Campus Life is launching Emory’s Center for Student Wellbeing this fall to serve as the focal point for the university’s culture of wellbeing and the hub for holistic health promotion, prevention, education, and coaching for all students.

Building on Emory’s existing commitment to student physical and emotional health and overall wellbeing, the Center for Student Wellbeing represents an expansion and rebranding of the former Office of Health Promotion. Moving forward, the center will deliver prevention education, provide peer health leadership opportunities, and deploy community wellbeing strategies. Signature programs and services will include wellbeing coaching, mindfulness practice, alcohol and other drug prevention, suicide prevention, sexual health promotion, bystander intervention, wellbeing assessment, and a variety of other wellbeing practice opportunities.

“The Center for Student Wellbeing will lead our community-level approach with a holistic focus on the entire student experience,” said James Raper, Campus Life’s associate vice president for Health, Wellbeing, Access, and Prevention.

“Our expanded approach reflects the eight intersecting dimensions of wellbeing that we are embracing: emotional, environmental, financial, intellectual, physical, professional, relational, and spiritual. This deepened commitment will allow us to create even more opportunities for all Emory students to flourish,” Raper added.

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Emory has named Megan G. Brown to the inaugural role of executive director of the Center for Student Wellbeing. Brown brings 25 years of experience in student counseling and student wellbeing in higher education. She will be an integral member of the health and wellbeing leadership team and report to Raper.

Brown will serve as a campus content expert in her advocacy for student wellbeing, leading a team of wellbeing professionals and championing policies, programs, and services that help students develop healthy behaviors and cultivate lifelong wellbeing.

  

Best match for new leadership role

“Megan emerged from our highly competitive national search as clearly the best match for the inaugural role of executive director of Emory’s Center for Student Wellbeing – and we are delighted she is joining our team,” said Raper, stating his expectation that Brown will play a key role in advancing Emory’s commitment to and investment in the wellbeing of all its students.

“We are seeking to create generational change in the wellbeing of students, and we will need our colleagues from every corner of campus to join in this work. Megan has a long history of bringing people together, and I’m thrilled she’ll be joining us in this work. Her leadership of the center and strong relationship skills will allow her to work effectively across our communities,” Raper added.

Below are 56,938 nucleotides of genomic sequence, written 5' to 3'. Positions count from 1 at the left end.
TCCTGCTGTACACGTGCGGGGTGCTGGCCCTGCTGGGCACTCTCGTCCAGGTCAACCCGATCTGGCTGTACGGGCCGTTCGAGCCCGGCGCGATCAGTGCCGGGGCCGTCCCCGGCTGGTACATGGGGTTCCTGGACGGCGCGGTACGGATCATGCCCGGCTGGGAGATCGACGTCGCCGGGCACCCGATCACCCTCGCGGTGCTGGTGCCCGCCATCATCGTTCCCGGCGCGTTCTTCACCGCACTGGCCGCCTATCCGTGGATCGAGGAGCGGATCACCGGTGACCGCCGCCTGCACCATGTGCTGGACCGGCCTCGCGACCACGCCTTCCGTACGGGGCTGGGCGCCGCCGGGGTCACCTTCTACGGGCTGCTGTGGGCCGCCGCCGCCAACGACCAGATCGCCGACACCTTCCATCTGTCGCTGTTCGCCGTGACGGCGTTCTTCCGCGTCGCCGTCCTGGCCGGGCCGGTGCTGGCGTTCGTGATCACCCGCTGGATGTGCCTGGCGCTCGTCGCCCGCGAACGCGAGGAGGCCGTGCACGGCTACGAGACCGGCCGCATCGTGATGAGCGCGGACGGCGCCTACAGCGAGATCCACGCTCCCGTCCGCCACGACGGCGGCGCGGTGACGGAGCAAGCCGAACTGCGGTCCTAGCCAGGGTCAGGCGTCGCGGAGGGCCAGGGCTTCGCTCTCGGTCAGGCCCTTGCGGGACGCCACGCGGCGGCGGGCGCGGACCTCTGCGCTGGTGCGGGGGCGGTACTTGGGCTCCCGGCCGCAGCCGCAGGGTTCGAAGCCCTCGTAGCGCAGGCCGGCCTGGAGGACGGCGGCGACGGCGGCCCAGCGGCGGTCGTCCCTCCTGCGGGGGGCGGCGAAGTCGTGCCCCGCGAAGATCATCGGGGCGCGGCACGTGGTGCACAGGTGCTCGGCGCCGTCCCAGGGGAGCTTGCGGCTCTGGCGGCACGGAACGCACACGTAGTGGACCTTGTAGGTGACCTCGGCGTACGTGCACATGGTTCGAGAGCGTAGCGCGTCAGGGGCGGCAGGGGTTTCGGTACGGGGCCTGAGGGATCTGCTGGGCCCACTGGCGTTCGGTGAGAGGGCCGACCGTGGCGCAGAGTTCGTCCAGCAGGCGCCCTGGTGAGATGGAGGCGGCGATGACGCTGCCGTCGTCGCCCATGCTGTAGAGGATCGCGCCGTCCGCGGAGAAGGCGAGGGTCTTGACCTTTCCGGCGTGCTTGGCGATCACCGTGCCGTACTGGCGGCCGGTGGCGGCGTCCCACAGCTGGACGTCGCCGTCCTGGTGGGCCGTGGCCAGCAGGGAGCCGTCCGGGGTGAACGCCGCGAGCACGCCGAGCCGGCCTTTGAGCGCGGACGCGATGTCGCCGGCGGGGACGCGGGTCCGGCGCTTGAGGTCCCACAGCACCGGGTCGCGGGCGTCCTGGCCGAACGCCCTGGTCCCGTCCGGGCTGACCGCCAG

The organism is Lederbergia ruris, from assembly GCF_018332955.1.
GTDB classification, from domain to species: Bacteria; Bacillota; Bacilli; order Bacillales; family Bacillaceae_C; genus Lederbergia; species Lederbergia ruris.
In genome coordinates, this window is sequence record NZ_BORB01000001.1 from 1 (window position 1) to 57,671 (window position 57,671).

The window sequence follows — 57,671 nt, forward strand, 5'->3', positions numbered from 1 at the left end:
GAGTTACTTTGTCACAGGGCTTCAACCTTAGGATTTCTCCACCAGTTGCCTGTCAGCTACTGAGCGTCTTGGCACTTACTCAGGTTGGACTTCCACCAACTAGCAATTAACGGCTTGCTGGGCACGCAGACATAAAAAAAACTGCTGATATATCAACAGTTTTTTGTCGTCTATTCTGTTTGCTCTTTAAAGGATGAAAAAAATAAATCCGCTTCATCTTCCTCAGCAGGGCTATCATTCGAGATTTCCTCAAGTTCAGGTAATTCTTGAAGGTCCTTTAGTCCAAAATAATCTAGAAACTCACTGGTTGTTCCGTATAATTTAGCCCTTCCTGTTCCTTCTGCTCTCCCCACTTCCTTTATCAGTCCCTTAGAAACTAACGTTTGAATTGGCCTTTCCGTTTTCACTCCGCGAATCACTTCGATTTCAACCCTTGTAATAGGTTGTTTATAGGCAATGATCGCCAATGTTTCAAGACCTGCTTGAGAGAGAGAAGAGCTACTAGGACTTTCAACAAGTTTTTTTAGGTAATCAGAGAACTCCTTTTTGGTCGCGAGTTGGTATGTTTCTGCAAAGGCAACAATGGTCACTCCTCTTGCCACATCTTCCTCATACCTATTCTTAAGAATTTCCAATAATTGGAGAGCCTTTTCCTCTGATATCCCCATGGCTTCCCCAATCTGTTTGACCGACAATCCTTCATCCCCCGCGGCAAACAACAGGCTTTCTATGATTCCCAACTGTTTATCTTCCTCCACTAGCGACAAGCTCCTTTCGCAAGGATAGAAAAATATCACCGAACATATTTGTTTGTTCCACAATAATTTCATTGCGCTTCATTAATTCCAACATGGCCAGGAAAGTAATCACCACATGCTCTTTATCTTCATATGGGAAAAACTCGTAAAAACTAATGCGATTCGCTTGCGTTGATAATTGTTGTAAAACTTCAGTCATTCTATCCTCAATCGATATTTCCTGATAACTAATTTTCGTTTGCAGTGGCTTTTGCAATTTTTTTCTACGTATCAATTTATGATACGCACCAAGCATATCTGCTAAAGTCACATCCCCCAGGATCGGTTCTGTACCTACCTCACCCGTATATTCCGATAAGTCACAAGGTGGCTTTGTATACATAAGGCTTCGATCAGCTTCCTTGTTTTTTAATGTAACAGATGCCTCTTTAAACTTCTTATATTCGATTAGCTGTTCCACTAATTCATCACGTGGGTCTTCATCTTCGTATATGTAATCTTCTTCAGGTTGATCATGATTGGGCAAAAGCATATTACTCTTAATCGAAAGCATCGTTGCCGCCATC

Expressing appreciation for Emory’s leadership in advancing student wellbeing, Brown praised the work that her new Campus Life colleagues are already engaged in.

“Emory is doing something exceptional. There aren't many universities in the country that have made this kind of bold commitment to student flourishing,” she said. “Emory is becoming a leader in this work. I am excited by the university’s vision, and I look forward to joining this talented team and partnering across campus to make that vision a reality.”

 

More than two decades of relevant experience

Most recently, Brown served as the director of the McDonald Center for Student Well-Being at the University of Notre Dame and led a grant from the Indiana Division of Mental Health and Addictions. She was also the Division of Student Affairs’ strategic and programmatic leader for Health Promotion and advised the Student Health and Wellness leadership team. Brown’s responsibilities included implementing and analyzing wellbeing assessments to inform strategic planning and decision-making, as well as cultivating collaborative campus partnerships.

Earlier in her career, Brown served as a staff psychologist at the Notre Dame University Counseling Center and as Life Achievement Coach with the university’s Balfour-Hesburgh Scholars Program. Before joining Notre Dame, she was a counseling psychologist with the Student Health and Counseling Center for the University of Alaska Fairbanks.

Brown earned her PhD in counseling psychology, master’s in community counseling, and bachelor’s in psychology at Andrews University. She holds a variety of professional certifications, as well as memberships and affiliations in a range of professional associations related to wellbeing, psychology, and student affairs.

Brown loves to travel, read, spend time in nature, make music, play board games, and do all the above with friends and family. You can welcome Megan at megan.gail.brown@emory.edu.